To begin with, they will become an essential link between company strategy and what takes place in the customer’s office. He or she must not only grasp the corporate vision, but be able to communicate it to the sales force in terms of the real effects on sales practices.

Creating Direction:

Sales managers with an intimate feel for the selling process will succeed, because their staff will regard them as part of the sales team. But coaching the team is as important as playing in it. In other words, sales managers must be prepared to provide training, feedback and support to every individual within the team.

The very best sales managers will engage in frequent coaching and feedback, even when their sales people work in remote locations. While encouraging salespeople to air their problems openly and discuss their concerns, sales managers must be able to offer clear and specific feedback for improving sales performance.

Rewarding Change:

The sales manager will be charged with translating the company’s reward system into specific improvements in sales performance. Both salespeople and corporate managers will count on the sales manager to recognize and reward outstanding achievement – formally and informally.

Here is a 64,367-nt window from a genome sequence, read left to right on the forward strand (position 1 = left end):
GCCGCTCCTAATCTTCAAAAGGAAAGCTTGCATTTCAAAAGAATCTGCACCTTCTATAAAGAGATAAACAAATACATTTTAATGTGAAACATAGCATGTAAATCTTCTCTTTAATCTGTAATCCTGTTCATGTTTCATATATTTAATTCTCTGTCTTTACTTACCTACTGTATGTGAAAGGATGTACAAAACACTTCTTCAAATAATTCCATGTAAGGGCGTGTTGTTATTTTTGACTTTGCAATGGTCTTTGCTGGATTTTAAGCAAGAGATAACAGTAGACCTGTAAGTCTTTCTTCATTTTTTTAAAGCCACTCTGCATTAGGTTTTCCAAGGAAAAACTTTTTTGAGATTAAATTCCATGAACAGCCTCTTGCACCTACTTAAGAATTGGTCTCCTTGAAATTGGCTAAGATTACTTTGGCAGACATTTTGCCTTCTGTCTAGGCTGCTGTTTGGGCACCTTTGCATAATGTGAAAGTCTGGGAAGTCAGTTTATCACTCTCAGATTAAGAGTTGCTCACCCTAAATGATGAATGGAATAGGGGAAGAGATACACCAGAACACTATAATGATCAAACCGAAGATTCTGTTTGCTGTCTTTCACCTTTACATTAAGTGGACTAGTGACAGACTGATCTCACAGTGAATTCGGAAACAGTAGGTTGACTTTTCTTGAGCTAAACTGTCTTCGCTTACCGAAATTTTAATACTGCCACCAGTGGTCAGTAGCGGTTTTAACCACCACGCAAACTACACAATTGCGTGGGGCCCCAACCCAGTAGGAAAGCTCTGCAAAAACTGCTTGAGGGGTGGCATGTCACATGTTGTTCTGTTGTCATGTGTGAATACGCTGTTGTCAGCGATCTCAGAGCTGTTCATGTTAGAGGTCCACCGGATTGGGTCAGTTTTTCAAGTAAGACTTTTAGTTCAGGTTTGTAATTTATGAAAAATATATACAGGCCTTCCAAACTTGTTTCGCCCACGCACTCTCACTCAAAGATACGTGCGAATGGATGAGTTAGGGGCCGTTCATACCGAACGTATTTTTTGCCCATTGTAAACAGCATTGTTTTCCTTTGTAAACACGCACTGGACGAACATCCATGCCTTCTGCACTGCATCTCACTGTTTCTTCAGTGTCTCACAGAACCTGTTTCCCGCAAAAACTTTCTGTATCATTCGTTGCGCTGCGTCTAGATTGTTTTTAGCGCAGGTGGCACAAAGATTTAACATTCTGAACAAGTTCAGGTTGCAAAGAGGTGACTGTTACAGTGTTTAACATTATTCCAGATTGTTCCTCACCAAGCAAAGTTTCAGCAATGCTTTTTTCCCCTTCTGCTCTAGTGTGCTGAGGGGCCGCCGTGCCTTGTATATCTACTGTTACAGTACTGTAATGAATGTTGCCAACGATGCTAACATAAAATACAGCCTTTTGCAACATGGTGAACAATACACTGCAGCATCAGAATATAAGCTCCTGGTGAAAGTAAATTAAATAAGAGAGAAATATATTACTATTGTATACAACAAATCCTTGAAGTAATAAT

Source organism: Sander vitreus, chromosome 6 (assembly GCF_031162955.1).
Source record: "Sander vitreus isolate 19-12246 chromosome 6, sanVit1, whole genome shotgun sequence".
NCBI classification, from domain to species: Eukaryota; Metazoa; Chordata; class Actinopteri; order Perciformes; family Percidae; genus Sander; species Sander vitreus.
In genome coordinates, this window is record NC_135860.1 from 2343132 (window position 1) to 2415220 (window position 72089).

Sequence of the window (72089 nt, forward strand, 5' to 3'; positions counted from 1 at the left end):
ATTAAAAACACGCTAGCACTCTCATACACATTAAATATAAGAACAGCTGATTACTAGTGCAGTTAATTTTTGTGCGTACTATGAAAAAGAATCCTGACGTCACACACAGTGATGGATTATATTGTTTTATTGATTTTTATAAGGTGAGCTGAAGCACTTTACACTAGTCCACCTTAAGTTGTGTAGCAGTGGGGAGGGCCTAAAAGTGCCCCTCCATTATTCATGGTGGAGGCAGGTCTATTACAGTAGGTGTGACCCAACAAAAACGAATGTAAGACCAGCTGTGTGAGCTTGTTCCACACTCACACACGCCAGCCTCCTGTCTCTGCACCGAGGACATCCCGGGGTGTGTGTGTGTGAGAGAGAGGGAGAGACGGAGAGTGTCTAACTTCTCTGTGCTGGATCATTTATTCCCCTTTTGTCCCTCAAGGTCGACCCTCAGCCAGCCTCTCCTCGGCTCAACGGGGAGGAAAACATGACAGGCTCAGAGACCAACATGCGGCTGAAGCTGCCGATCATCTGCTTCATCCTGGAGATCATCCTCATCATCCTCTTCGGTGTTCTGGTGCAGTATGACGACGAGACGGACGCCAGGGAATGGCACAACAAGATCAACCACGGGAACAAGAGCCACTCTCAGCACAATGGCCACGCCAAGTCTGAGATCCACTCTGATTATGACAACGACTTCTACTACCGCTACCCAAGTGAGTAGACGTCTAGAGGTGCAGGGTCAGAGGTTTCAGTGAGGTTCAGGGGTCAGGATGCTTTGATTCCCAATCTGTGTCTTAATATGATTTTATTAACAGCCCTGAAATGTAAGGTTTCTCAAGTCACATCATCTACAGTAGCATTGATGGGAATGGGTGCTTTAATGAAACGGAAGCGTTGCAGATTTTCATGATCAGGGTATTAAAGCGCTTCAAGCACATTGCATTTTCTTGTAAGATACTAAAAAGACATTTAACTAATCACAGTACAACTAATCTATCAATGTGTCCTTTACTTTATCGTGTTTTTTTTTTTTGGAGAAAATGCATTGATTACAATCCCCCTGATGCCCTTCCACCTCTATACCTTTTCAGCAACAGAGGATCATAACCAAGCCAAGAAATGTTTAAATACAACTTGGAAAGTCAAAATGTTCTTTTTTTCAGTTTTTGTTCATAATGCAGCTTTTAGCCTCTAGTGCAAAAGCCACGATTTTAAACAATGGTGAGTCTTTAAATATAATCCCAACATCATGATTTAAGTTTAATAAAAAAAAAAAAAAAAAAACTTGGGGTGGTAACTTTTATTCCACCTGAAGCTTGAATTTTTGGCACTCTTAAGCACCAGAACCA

As competition intensifies, and finally there is a recognition of client loyalty, organizations will base their ‘salesperson of the year’ award on the basis of customer satisfaction or customer retention, rather than sheer volume of orders or activity.

Summary – And Now the Good News

Traditional sales methods will be relegated to the annals of history. The new, more discerning customers of tomorrow will see to that. They will wield greater bargaining power, demand more value for money and become more knowledgeable and professional when it comes to decision-making.

Yet, the key to differentiation lies within these expectations since more complex buying decisions will lead customers to value closer links with their suppliers.

Copyright © 2019 by Jonathan Farrington All rights reserved. No part of this publication may be reproduced, distributed, or transmitted in any form or by any means without permission of the publisher.